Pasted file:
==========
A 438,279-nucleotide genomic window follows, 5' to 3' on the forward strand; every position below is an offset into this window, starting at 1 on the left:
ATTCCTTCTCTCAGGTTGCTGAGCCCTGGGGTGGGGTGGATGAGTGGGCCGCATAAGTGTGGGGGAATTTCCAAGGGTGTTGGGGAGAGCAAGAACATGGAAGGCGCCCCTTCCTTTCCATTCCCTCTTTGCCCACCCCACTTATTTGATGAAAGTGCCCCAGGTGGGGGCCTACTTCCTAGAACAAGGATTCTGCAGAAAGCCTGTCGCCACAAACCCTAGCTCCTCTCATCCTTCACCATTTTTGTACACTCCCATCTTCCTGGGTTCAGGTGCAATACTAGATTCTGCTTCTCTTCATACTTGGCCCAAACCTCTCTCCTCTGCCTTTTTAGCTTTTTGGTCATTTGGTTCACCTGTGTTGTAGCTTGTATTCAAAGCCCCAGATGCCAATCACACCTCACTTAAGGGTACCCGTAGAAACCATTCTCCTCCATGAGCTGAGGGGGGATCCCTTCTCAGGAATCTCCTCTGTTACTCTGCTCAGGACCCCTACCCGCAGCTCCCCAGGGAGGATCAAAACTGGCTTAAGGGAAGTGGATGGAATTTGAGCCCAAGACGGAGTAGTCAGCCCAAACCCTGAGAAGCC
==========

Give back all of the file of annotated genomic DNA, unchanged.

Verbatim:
A 438,279-nucleotide genomic window follows, 5' to 3' on the forward strand; every position below is an offset into this window, starting at 1 on the left:
ATTCCTTCTCTCAGGTTGCTGAGCCCTGGGGTGGGGTGGATGAGTGGGCCGCATAAGTGTGGGGGAATTTCCAAGGGTGTTGGGGAGAGCAAGAACATGGAAGGCGCCCCTTCCTTTCCATTCCCTCTTTGCCCACCCCACTTATTTGATGAAAGTGCCCCAGGTGGGGGCCTACTTCCTAGAACAAGGATTCTGCAGAAAGCCTGTCGCCACAAACCCTAGCTCCTCTCATCCTTCACCATTTTTGTACACTCCCATCTTCCTGGGTTCAGGTGCAATACTAGATTCTGCTTCTCTTCATACTTGGCCCAAACCTCTCTCCTCTGCCTTTTTAGCTTTTTGGTCATTTGGTTCACCTGTGTTGTAGCTTGTATTCAAAGCCCCAGATGCCAATCACACCTCACTTAAGGGTACCCGTAGAAACCATTCTCCTCCATGAGCTGAGGGGGGATCCCTTCTCAGGAATCTCCTCTGTTACTCTGCTCAGGACCCCTACCCGCAGCTCCCCAGGGAGGATCAAAACTGGCTTAAGGGAAGTGGATGGAATTTGAGCCCAAGACGGAGTAGTCAGCCCAAACCCTGAGAAGCC